The content of the course is organized around families of functions, including linear, quadratic, exponential, logarithmic, radical, and rational functions. As students study each family of functions, they learn to represent them in multiple ways – as verbal descriptions, equations, tables, and graphs. They also learn to model real-world situations using functions in order to solve problems arising from those situations. Algebra 2 includes sequences, conic sections, probability and data analysis as well as numerous examples and exercises involving geometry and trigonometry.

Resource: Holt Mcdougal Larson Algebra 2, Holt Mcdougal Larson Geometry

Course Description:

It is the final course in the High School Integrated Math Program.  This course has an algebraic part that includes: trigonometric functions including definitions, identities, and trigonometric equations, applications, as well as properties and graphs of trigonometric functions and their inverses, quadratic relations and conic sections which include graphing and writing equations of circles, parabolas, hyperbolas, and ellipses. Also, this course covers matrices, data analysis, statistics, sequences, and series with their applications. The geometric part would be properties and attributes of circles, which include properties of tangents, chords, inscribed angles and polygons, angle relationships, as well as measuring lengths, surface area and volumes of different shapes.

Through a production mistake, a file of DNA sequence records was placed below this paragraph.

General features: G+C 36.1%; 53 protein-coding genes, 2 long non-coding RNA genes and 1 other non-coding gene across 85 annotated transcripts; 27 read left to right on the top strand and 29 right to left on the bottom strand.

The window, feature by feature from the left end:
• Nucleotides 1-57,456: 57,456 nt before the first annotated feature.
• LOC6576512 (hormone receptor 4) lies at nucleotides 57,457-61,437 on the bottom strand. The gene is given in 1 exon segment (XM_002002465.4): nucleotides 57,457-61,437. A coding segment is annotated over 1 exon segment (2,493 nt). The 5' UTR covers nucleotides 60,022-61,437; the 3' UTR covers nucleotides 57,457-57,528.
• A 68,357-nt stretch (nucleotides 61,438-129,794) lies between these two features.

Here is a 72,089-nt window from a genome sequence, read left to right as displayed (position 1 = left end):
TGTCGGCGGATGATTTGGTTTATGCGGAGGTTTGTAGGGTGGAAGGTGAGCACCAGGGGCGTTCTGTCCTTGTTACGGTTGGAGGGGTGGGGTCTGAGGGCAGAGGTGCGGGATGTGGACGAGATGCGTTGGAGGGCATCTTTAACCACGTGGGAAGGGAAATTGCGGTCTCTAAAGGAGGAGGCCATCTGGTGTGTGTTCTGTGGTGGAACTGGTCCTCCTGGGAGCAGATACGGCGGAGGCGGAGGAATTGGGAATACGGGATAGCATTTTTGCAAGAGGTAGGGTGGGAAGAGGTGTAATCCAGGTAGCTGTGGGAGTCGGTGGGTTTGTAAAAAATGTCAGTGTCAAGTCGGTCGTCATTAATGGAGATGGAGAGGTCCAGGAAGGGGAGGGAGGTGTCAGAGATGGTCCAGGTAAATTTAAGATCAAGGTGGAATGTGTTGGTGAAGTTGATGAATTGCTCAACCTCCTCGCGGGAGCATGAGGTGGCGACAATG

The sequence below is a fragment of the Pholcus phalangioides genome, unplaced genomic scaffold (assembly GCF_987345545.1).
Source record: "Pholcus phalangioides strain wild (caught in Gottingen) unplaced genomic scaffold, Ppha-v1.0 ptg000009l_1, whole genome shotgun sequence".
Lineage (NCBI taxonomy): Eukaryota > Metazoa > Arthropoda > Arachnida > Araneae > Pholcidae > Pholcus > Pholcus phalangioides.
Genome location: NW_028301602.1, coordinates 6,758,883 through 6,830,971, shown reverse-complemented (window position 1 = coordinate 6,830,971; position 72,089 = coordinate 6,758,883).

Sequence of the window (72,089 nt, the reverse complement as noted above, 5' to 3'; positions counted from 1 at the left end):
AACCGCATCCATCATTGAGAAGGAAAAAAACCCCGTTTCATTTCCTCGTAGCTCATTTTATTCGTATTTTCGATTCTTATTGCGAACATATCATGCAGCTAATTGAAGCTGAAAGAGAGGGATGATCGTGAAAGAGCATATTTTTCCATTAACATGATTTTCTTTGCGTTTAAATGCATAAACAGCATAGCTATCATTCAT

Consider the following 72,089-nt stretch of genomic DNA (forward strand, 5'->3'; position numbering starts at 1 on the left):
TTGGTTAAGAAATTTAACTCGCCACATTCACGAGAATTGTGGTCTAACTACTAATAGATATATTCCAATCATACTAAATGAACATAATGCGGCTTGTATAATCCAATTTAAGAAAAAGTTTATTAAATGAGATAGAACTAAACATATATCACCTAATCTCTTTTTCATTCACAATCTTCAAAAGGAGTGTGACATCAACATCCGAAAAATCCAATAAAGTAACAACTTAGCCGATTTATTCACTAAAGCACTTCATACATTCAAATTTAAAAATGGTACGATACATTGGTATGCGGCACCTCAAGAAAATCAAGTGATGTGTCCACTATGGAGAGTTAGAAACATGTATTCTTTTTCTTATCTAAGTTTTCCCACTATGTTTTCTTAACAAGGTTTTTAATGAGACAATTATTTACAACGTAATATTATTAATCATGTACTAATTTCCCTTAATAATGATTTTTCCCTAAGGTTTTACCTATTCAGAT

Resource: Glencoe  Mcgrow Hill  Pre-Calculus

Course Description:

The course focuses on the algebra of functions, including polynomial, rational, exponential, and logarithmic functions. The course also contains systems of equations and inequalities, linear and quadratic equations and inequalities, graphs of polynomials, and the binomial theorem. This course also covers trigonometric functions including definitions, identities, and trigonometric equations, applications, as well as properties and graphs of trigonometric functions and their inverses. Students learn the Law of Sines, Law of Cosines, polar coordinates, and matrices.

Resource: Trigonometry by Lial, Hornsby, Schneider

Course Description: